Treating Customers Fairly | NatWest Intermediary Solutions


Treating Customers Fairly

Working together with TCF Info to make sure all customers are treated fairly

NatWest Intermediary Solutions recognises the importance of treating our customers fairly and are pleased to be working in partnership with TCF Info as one of 28 mortgage lenders who make up the TCF Lender Forum.


What is TCF Info?

TCF Info is a website offering practical guidance to mortgage intermediaries on how to implement the Financial Conduct Authority (FCA) principle of Treating Customers Fairly (TCF).



It offers tips on addressing customers in plain English as well as tools and templates for own branding and has been developed following research undertaken with over 300 mortgage intermediaries. The website is coordinated and managed by Frank Eve Consulting Limited and acts as a hub for TCF queries, tailored to the needs of intermediaries.

What are the principles of Treating Customers Fairly?

All firms regulated by the FCA have to support the FCA Handbook's principle to pay due regard to the interests of customers and treat them fairly. The TCF principle aims to raise standards by introducing changes that will benefit consumers and increase their confidence in the financial services industry.


Specifically TCF aims to:


  • Help customers fully understand the features, benefits, risks and costs of the financial products they buy.
  • Minimise the sale of unsuitable products by encouraging best practice before, during and after a sale.

What we want to achieve

The FCA has outlined six core consumer outcomes that it wishes to see as a result of the TCF initiative.


These are:

  1. Consumers can be confident that they're dealing with firms where the fair treatment of customers is central to the corporate culture.
  2. Products and services marketed and sold in the retail market are designed to meet the needs of identified consumer groups and targeted accordingly.
  3. Customers are provided with clear information and kept appropriately informed before, during and after the point of sale.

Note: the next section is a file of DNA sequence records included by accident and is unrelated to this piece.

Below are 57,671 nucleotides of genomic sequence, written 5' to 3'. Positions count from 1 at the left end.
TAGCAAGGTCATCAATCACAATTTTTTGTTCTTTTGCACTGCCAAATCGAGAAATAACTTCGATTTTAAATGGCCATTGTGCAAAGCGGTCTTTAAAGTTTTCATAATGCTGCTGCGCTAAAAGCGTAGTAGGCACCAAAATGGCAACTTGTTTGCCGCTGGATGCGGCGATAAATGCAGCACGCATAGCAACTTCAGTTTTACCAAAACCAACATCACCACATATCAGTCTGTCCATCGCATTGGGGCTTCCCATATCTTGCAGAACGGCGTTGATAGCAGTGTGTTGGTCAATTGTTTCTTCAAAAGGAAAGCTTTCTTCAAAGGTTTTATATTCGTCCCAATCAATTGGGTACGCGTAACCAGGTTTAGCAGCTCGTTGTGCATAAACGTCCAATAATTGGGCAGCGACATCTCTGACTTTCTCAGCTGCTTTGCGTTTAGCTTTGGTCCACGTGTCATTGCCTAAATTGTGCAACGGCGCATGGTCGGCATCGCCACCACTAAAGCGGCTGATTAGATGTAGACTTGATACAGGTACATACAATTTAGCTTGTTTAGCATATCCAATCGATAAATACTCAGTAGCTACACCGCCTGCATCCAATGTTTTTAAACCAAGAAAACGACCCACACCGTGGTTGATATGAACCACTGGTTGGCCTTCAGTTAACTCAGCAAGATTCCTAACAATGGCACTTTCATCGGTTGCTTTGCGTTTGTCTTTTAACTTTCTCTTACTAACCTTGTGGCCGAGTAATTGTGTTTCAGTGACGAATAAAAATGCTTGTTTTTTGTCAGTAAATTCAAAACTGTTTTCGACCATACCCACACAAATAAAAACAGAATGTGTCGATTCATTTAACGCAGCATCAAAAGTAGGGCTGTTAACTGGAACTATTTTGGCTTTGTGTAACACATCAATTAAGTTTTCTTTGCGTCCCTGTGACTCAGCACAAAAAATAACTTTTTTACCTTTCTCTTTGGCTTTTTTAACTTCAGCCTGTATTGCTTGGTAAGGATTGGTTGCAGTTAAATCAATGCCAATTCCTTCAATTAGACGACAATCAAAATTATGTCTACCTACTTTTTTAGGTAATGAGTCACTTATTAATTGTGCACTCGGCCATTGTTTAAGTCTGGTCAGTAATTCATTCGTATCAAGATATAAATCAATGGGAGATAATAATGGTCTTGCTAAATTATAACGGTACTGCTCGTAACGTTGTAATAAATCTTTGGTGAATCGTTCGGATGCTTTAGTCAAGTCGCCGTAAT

4. Where consumers receive advice, the advice is suitable and takes account of their circumstances.
  5. Consumers are provided with products that perform as firms have led them to expect, and the associated service is of an acceptable standard.
  6. Consumers do not face unreasonable post-sale barriers imposed by firms to change products, switch providers, submit a claim or make a complaint.

Treating Customers Fairly does not mean:


  • Creating satisfied customers – a satisfied customer could still be treated unfairly and not know it.
  • That every firm must offer an identical level of service – the FCA recognises that businesses have different resources and ways of doing things.
  • That the FCA has the final say on which products consumers should want or be sold.
  • That customers are no longer expected to make decisions or take responsibility for them.

TCF is a culture – doing business in a way that will help ensure customers get fair treatment.

TCF and your business

The FCA's Conduct of Business Rules support the principle of TCF, so if you're following the rules relevant to the mortgage industry, you're probably already implementing TCF in much of what you do.


However, in order to satisfy FCA requirements, you'll  need to take extra steps to show how you're implementing TCF throughout your business.

Assessing and implementing TCF

The FCA doesn't lay down any standard way in which Treating Customers Fairly should be assessed and implemented, but it has highlighted key areas where it's a good idea to have extra checks in place.


These include:


  • Product design.
  • Financial promotion and marketing practices.
  • The sales process.
  • Information and customer support after the point of sale.
  • Complaint handling.

In practice this means identifying potential gaps in TCF practice and developing procedures and checks to plug these in the following areas:


  • Staff training and awareness of TCF.
  • Sales and marketing material.
  • Product understanding.
  • Advice and sales process.
  • Fact find and flow of information to the client (including after-sales).
  • Complaint handling.
  • Remuneration and incentives.
  • Risk assessment of TCF non-compliance.
  • Record keeping and management information.

Further resources

TCF Info has produced a number of tips and tools to help you focus on what you need to do, including information on deadlines and monitoring, principles checklist, case studies and latest news.

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